For all the knocks they take for being less cyber aware, it seems that millennials, at least those currently in college, are “safer users” of the internet than their slightly older counterparts, recent college grads, a study by the U.K.'s Kingston Business School revealed.
The report looked at the habits of 514 students on social media sites, such as Facebook and Instagram, and compared them to the actions of those who had already left college.
“They found that current students were safer users of social networking services and, therefore, less vulnerable to cybercrime than those who had graduated or were not in higher education,” according to a blog post on the Kingston University website. “The research also showed that students were open to the use of social media for learning and academic purposes - dispelling the widely-held belief that this group was resistant to the use of social media for anything other than informal networking with friends and family.”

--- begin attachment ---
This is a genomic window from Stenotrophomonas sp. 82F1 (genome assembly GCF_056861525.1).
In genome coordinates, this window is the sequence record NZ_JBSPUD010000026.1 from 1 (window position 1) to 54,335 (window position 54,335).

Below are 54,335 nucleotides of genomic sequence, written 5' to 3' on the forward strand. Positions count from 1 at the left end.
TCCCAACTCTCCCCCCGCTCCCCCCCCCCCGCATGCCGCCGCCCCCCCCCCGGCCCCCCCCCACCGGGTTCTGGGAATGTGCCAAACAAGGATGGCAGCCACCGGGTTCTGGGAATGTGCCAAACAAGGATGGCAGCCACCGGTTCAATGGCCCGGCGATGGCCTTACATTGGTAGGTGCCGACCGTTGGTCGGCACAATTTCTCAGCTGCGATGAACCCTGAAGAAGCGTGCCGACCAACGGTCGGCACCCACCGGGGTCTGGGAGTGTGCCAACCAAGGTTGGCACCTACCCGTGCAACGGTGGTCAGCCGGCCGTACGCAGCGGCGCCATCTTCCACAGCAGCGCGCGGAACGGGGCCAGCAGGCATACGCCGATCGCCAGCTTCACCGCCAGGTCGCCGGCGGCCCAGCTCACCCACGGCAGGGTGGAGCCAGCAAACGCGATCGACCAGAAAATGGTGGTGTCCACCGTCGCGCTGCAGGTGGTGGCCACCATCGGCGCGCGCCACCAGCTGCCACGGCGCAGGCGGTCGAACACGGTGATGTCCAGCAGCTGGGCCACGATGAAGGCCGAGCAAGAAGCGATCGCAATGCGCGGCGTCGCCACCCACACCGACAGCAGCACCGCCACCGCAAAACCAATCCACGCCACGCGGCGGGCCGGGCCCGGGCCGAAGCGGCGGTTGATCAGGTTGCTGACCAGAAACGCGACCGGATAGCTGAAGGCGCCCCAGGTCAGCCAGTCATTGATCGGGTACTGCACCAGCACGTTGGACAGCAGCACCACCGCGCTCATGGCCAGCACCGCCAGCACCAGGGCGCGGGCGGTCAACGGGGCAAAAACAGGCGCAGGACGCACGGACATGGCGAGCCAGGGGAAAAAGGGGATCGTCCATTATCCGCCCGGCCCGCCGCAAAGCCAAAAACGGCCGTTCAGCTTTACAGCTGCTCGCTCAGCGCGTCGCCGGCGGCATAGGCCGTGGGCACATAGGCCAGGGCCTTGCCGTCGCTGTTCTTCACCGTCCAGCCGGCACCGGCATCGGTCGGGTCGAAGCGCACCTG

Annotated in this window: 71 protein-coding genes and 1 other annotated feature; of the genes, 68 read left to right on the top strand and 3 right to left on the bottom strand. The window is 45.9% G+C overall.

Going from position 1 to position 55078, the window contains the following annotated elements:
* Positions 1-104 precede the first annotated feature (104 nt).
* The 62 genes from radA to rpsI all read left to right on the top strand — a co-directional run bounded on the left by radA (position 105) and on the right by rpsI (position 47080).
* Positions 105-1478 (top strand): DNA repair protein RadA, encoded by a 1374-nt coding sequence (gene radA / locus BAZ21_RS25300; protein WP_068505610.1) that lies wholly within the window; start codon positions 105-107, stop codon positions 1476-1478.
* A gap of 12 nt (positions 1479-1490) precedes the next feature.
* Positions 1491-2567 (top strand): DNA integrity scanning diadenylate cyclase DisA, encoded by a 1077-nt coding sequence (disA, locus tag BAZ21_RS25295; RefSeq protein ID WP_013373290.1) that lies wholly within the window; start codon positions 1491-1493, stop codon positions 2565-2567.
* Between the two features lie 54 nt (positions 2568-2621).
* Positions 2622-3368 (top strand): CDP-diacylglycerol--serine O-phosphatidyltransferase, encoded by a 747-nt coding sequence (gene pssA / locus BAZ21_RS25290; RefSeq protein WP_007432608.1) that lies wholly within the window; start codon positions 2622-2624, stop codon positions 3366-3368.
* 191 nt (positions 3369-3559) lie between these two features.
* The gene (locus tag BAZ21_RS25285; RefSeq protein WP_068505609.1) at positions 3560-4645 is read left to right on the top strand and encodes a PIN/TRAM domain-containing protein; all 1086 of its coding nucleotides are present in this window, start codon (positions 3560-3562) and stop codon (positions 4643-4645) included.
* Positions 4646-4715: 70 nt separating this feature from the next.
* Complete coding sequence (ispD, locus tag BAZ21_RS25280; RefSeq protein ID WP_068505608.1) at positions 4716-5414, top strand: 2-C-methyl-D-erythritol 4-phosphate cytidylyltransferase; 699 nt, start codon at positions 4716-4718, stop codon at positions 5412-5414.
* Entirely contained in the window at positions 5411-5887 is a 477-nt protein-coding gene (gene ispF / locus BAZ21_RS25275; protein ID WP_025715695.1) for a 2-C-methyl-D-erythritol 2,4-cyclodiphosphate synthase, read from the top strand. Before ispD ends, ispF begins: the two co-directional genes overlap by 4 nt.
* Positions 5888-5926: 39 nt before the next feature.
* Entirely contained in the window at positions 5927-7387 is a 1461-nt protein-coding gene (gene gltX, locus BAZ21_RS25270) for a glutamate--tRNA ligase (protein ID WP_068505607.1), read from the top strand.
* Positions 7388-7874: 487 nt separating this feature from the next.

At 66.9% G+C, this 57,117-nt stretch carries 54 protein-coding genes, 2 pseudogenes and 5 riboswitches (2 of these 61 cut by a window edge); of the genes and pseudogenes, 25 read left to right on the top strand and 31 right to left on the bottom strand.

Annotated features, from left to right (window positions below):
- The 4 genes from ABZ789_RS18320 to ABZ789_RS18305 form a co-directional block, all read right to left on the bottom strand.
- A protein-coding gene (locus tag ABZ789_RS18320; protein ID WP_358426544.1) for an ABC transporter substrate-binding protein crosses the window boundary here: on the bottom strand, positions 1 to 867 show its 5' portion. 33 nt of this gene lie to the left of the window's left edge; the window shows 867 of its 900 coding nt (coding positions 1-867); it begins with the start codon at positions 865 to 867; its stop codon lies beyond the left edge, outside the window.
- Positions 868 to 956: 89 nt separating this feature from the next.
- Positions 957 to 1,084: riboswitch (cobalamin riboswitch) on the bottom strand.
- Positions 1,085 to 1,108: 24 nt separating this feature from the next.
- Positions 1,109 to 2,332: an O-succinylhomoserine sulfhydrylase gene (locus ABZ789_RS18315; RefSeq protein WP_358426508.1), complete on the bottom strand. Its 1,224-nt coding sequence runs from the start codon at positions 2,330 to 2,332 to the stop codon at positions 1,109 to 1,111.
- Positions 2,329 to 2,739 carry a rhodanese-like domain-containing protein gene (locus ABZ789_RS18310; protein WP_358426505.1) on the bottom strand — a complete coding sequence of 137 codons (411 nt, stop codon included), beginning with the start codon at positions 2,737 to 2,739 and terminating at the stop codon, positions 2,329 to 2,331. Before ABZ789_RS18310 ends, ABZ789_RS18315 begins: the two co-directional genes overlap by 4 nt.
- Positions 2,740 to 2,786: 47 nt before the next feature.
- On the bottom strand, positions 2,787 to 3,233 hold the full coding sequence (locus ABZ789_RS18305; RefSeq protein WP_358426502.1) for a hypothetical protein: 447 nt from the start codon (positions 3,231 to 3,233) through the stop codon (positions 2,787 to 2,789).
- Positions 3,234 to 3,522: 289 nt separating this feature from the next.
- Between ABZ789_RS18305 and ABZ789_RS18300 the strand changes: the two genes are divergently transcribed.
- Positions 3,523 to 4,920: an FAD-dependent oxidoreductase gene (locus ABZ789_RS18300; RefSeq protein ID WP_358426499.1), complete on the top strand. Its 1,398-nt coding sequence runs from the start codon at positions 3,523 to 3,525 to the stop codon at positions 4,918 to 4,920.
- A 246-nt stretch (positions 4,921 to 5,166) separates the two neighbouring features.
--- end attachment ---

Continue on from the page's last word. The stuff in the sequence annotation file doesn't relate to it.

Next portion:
The post quoted the school's Associate Professor Vladlena Benson, who spearheaded the research for the study, as saying, "Students' use of social media has now matured - and this group is keen to access networking services to support their learning experiences.”
She said her team was surprised to find that about 60 percent of the users turn to social media to gather information, which runs counter to the popular notion that social media was used strictly for socializing.
Benson urged higher education providers not to “miss the opportunity to exploit the tech-savviness of learners because of a mistaken belief that the online environment is too risky or that students won't be interested in using social media for learning."
She also commended the work that universities have done to help keep students safe, particularly fostering community and connectivity. "It has always been difficult for crime to flourish in communities where people enjoy close connections," said Benson. "We believe the bonds that students make on campus coupled with institution-led initiatives make them far less likely to be victims of online crime than at any other point in their lives."